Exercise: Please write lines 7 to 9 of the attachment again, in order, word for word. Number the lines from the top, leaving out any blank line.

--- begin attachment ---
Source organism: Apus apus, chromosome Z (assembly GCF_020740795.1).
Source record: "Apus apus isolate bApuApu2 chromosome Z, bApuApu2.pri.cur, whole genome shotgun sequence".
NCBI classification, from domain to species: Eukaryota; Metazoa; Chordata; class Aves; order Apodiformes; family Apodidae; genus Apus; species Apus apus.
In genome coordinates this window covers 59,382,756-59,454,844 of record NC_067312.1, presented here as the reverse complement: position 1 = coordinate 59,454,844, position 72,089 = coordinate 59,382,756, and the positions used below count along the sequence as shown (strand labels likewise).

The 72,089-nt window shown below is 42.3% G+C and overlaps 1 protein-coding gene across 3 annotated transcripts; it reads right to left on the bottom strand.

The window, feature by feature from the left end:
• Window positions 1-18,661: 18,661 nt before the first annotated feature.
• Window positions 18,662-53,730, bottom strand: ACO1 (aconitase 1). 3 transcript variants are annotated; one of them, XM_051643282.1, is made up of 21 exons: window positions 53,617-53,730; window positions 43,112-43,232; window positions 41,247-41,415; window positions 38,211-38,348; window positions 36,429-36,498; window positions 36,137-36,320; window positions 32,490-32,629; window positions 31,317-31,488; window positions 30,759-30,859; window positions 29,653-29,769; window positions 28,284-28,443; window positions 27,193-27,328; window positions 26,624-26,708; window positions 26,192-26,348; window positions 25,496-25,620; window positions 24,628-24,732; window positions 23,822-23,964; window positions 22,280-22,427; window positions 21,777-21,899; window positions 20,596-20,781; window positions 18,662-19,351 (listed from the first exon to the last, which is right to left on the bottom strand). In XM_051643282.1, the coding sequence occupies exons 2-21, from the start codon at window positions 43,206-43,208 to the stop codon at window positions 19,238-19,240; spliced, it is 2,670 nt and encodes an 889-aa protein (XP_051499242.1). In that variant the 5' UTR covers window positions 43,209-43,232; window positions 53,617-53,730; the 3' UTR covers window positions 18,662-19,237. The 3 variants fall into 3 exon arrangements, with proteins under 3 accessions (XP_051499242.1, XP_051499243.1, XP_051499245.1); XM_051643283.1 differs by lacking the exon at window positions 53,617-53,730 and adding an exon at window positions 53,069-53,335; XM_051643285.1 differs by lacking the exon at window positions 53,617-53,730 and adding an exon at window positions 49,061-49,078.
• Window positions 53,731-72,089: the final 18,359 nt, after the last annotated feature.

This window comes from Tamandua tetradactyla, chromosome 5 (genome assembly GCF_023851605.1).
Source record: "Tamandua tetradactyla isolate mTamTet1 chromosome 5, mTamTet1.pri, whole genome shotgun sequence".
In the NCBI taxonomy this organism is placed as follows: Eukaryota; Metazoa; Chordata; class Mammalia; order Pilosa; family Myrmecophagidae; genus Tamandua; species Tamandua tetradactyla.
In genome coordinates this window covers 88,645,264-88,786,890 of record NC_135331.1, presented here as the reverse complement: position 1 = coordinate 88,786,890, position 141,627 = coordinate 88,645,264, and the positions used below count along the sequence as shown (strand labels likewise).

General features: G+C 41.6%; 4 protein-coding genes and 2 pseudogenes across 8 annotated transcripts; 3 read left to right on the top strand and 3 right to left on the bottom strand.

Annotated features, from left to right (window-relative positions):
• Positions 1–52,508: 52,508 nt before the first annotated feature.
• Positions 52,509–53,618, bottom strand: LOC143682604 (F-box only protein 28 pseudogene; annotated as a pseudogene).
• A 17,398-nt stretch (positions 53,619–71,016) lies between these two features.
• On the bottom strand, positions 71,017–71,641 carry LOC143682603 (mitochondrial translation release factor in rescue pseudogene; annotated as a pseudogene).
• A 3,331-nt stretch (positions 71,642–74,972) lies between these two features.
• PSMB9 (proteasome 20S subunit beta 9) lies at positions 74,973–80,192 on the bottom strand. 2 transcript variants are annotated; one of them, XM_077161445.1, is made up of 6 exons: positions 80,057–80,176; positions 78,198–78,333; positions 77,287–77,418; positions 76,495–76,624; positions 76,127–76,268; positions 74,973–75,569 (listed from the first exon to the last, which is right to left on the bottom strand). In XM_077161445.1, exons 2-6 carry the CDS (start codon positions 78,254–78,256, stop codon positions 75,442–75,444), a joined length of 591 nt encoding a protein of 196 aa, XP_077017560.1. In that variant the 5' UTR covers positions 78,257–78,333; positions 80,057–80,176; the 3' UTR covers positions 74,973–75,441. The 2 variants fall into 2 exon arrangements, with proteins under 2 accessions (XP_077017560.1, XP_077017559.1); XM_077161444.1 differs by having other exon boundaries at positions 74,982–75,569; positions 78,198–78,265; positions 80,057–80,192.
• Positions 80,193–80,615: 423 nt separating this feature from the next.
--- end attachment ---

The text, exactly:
• Window positions 1-18,661: 18,661 nt before the first annotated feature.
• Window positions 18,662-53,730, bottom strand: ACO1 (aconitase 1). 3 transcript variants are annotated; one of them, XM_051643282.1, is made up of 21 exons: window positions 53,617-53,730; window positions 43,112-43,232; window positions 41,247-41,415; window positions 38,211-38,348; window positions 36,429-36,498; window positions 36,137-36,320; window positions 32,490-32,629; window positions 31,317-31,488; window positions 30,759-30,859; window positions 29,653-29,769; window positions 28,284-28,443; window positions 27,193-27,328; window positions 26,624-26,708; window positions 26,192-26,348; window positions 25,496-25,620; window positions 24,628-24,732; window positions 23,822-23,964; window positions 22,280-22,427; window positions 21,777-21,899; window positions 20,596-20,781; window positions 18,662-19,351 (listed from the first exon to the last, which is right to left on the bottom strand). In XM_051643282.1, the coding sequence occupies exons 2-21, from the start codon at window positions 43,206-43,208 to the stop codon at window positions 19,238-19,240; spliced, it is 2,670 nt and encodes an 889-aa protein (XP_051499242.1). In that variant the 5' UTR covers window positions 43,209-43,232; window positions 53,617-53,730; the 3' UTR covers window positions 18,662-19,237. The 3 variants fall into 3 exon arrangements, with proteins under 3 accessions (XP_051499242.1, XP_051499243.1, XP_051499245.1); XM_051643283.1 differs by lacking the exon at window positions 53,617-53,730 and adding an exon at window positions 53,069-53,335; XM_051643285.1 differs by lacking the exon at window positions 53,617-53,730 and adding an exon at window positions 49,061-49,078.
• Window positions 53,731-72,089: the final 18,359 nt, after the last annotated feature.